When tackling Family Offices (FOs) subject, we tend to recall repeatedly that each family is unique and as such that their modus operandi is also very distinctive.
However, in terms of investment, apart from major FO such as ICONIQ – backed by the Zuckerberg and Sandberg families – who excels in the Venture Capital (VC) industry investment (Insight Venture Capital fund), VC remains a complex universe for many FOs.
Would this consideration be caused by their family specificities or by the antinomic DNA between FO and VC investment?
To clarify this point, Wealth Monaco interviewed Dr. Alexander Kern, founder of AKX Capital in Monaco and the Managing Partner of the Euro -Institute. He is a Venture Capitalist, investor and professor at the International University of Monaco (IUM) and EDHEC.
From old money to new-age technology affluence
The unprecedent turbulence and challenges stemming from COVID-19 created a new worldwide economic situation, which led investors to spot original investment opportunities that could have still high returns with a solid downside protection. These needs got successfully satisfied by the VC industry. An asset class that has become more attractive and considered as a great investment opportunity.
While traditional institution are still big investors to the VC funds, they used to be reluctant towards this industry. This tendency is also altering as portfolio managers grew up with the new-age technologies, or been involved in Big Tech companies, and maintain ever since an entrepreneur mindset. Their success models are the Elon Musk, or the GAFAs leaders, and they tend to invest with an entrepreneurial thinking by directly approaching start-ups’ founders.
In the same time, many institutional investors, pension funds or FOs have experimented a generation shift since the past three or five years, which will become even more significant in the next five to ten years, as the “patriarchs” are getting older and leave their FO or their business to the next generation – digital natives who are “almost constantly” online.
In Monaco FOs and HNWIs are the main investors into this innovative asset class. However, by nature, FOs are willing to remain confidential and secretive, so when contact is directly made to them by a startup, FOs may not have all the needful indication on previous failed capital raising attempts made by the startup founder to other Angel Investors or famous VC funds, who did not invest in them for some good reason. This might leave FOs with only the “left overs”.
Hence, FOs need to approach this asset class in a smarter manner.
How FO should approach VC industry?
Would best option for FO be to integrate their own VC team, or approach VC Funds?
Majority of Family Office do not have dedicated investors manager or staff, trained on entrepreneurship problematics of VC, so their analyse from a traditional private equity point of view may not fit to the VC investment world.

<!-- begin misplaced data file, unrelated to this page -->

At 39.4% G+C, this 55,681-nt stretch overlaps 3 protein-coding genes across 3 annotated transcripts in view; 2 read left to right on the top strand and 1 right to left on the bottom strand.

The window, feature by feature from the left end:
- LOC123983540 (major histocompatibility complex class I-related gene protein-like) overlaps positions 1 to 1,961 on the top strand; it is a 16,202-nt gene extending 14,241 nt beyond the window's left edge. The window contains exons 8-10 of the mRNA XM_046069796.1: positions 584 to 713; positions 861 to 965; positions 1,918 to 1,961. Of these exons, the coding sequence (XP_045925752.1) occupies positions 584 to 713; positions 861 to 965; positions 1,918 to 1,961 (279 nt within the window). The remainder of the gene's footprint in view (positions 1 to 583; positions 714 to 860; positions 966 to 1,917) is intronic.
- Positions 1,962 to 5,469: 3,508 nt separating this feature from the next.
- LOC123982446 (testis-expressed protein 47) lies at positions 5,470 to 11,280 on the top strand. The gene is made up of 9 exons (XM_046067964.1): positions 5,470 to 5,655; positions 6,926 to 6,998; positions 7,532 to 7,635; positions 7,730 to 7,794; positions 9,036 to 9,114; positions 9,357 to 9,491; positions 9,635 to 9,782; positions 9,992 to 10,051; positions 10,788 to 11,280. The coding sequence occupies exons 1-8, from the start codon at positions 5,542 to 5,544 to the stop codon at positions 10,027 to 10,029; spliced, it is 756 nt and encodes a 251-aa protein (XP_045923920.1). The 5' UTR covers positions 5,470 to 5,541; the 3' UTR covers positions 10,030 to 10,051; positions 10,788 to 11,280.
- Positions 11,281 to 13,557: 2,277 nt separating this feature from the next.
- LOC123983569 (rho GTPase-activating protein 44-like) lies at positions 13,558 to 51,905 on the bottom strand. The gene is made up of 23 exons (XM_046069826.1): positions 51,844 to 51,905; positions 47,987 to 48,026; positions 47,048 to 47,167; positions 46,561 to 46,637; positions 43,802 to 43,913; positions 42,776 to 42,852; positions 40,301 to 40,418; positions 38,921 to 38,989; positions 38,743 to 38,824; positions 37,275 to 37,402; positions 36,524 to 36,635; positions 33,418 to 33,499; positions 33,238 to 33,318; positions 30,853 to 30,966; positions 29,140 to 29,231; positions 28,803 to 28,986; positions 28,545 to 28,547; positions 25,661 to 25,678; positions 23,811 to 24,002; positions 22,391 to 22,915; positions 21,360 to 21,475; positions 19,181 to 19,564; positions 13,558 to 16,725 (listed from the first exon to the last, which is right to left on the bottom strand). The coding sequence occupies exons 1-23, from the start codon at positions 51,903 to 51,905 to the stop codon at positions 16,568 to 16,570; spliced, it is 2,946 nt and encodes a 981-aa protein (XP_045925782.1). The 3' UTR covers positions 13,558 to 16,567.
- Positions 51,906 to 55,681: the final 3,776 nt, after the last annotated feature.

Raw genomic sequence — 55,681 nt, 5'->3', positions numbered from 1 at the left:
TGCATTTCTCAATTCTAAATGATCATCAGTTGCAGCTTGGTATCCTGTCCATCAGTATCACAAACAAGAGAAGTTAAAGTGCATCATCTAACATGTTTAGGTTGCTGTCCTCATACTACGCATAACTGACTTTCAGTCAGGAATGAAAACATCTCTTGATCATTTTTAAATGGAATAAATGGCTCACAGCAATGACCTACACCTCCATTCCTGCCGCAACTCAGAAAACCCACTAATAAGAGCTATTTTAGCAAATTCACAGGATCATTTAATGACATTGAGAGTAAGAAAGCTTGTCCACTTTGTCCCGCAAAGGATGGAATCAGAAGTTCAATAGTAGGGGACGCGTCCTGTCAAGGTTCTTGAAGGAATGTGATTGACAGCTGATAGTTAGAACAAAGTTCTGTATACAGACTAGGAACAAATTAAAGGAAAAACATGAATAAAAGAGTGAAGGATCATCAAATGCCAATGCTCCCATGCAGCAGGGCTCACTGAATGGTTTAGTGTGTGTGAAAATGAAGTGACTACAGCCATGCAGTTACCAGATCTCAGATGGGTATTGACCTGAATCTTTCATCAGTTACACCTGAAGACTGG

A dedicated venture team can be a great option for a FO with a high expertise in a certain region or sector of industry. For less specialized families, they may consider to integrate a team to deal with the ventures’ opportunities, but in such as case, the fix charges they will have to allocate for this team will not be proportional to the startups’ expected return.
To cover the average charges of a venture team, FO could easily spend 500K$ per annum, meaning that they would have to invest roughly $10 – 20 millions each year in VC, which represents a far too high level of investment for this specific asset class to most of the FO.
For this reason, FO are also looking at investing in VC funds but many of them are typically oversubscribed by other FO or institutional investors standing behind those funds since their inception; that is the case for i.e. Sequoia, Andreessen Horowitz, or Benchmark Capital which have funded the most famous start-ups such as Facebook, Uber or WeWork and may not need new comers in their VC funds.
Therefore, FO who want to enter the VC world should rather invest in a fund of funds (FOF). Main reason is that the manager of this fund of funds has the full scope of VC industry, and the expertise of specific sector, industry or regions that are the key factor of success to VC.
This solution gives FOs both the accessibility to enter a VC fund and the potential of having higher returns thanks to a large panel of selected startups, which consequently implies a greater probability of finding at least one unicorn that will potentially boost the returns.
To conclude, beyond the complex approach of VC, it seems nevertheless likely that the footprint of FO within this sphere will continue to grow in the future years.
Some FOs may choose to invest in early-stage startups, in order to limit the risks from creation to early development, while others may instead prefer to diversify by investing in early-stage startups that represents a low volatility option for Growth At a Reasonable Price (GARP) – where GARP investors look for companies with a regular growth return above the average market level (investment growth) while excluding companies that are too well valued (investment value).
Anyway, despite the contrasting investment and post-investment styles between FOs and VC firms, it is possible for FOs to find in the VC industry their own vision of investment as a high value creation in the long term. And to go even further than this idea, VC industry could highly gain from collaborating with FOs, whose governance and conviction criteria are extraordinarily strong.
Interview of Dr. Alexander Kern, founder of AKX Capital and the Managing Partner of the Euro -Institute / Article: Joana Foglia